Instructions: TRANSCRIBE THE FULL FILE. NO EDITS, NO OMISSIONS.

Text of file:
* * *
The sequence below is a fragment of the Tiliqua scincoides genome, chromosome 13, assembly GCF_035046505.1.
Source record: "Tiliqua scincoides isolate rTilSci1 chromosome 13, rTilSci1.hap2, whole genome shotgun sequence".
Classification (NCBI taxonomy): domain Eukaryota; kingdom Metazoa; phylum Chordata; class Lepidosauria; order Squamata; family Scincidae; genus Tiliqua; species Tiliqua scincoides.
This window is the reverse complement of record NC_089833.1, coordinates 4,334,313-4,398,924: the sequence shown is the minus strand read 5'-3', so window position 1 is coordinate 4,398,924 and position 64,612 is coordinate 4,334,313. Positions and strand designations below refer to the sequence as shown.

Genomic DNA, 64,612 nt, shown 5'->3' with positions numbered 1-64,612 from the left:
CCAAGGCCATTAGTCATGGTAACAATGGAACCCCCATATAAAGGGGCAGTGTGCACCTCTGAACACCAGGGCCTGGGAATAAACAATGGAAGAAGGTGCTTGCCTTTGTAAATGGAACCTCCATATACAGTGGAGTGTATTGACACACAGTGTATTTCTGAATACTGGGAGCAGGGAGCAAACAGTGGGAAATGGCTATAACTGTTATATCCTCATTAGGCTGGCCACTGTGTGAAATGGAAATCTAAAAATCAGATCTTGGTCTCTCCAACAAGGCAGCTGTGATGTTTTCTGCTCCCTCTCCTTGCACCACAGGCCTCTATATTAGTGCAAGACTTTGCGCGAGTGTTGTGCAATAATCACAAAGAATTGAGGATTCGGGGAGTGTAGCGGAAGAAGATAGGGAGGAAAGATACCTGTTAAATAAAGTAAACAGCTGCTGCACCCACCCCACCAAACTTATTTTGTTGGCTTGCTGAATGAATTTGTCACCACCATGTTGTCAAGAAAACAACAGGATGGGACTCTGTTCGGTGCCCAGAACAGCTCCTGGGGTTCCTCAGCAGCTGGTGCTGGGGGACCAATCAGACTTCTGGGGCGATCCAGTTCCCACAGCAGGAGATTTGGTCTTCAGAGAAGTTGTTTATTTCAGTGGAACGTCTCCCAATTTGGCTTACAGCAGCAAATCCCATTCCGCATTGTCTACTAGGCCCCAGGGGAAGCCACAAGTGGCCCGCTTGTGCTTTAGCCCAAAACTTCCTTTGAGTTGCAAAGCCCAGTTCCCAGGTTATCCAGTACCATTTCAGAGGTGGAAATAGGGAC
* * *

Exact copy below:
The sequence below is a fragment of the Tiliqua scincoides genome, chromosome 13, assembly GCF_035046505.1.
Source record: "Tiliqua scincoides isolate rTilSci1 chromosome 13, rTilSci1.hap2, whole genome shotgun sequence".
Classification (NCBI taxonomy): domain Eukaryota; kingdom Metazoa; phylum Chordata; class Lepidosauria; order Squamata; family Scincidae; genus Tiliqua; species Tiliqua scincoides.
This window is the reverse complement of record NC_089833.1, coordinates 4,334,313-4,398,924: the sequence shown is the minus strand read 5'-3', so window position 1 is coordinate 4,398,924 and position 64,612 is coordinate 4,334,313. Positions and strand designations below refer to the sequence as shown.

Genomic DNA, 64,612 nt, shown 5'->3' with positions numbered 1-64,612 from the left:
CCAAGGCCATTAGTCATGGTAACAATGGAACCCCCATATAAAGGGGCAGTGTGCACCTCTGAACACCAGGGCCTGGGAATAAACAATGGAAGAAGGTGCTTGCCTTTGTAAATGGAACCTCCATATACAGTGGAGTGTATTGACACACAGTGTATTTCTGAATACTGGGAGCAGGGAGCAAACAGTGGGAAATGGCTATAACTGTTATATCCTCATTAGGCTGGCCACTGTGTGAAATGGAAATCTAAAAATCAGATCTTGGTCTCTCCAACAAGGCAGCTGTGATGTTTTCTGCTCCCTCTCCTTGCACCACAGGCCTCTATATTAGTGCAAGACTTTGCGCGAGTGTTGTGCAATAATCACAAAGAATTGAGGATTCGGGGAGTGTAGCGGAAGAAGATAGGGAGGAAAGATACCTGTTAAATAAAGTAAACAGCTGCTGCACCCACCCCACCAAACTTATTTTGTTGGCTTGCTGAATGAATTTGTCACCACCATGTTGTCAAGAAAACAACAGGATGGGACTCTGTTCGGTGCCCAGAACAGCTCCTGGGGTTCCTCAGCAGCTGGTGCTGGGGGACCAATCAGACTTCTGGGGCGATCCAGTTCCCACAGCAGGAGATTTGGTCTTCAGAGAAGTTGTTTATTTCAGTGGAACGTCTCCCAATTTGGCTTACAGCAGCAAATCCCATTCCGCATTGTCTACTAGGCCCCAGGGGAAGCCACAAGTGGCCCGCTTGTGCTTTAGCCCAAAACTTCCTTTGAGTTGCAAAGCCCAGTTCCCAGGTTATCCAGTACCATTTCAGAGGTGGAAATAGGGAC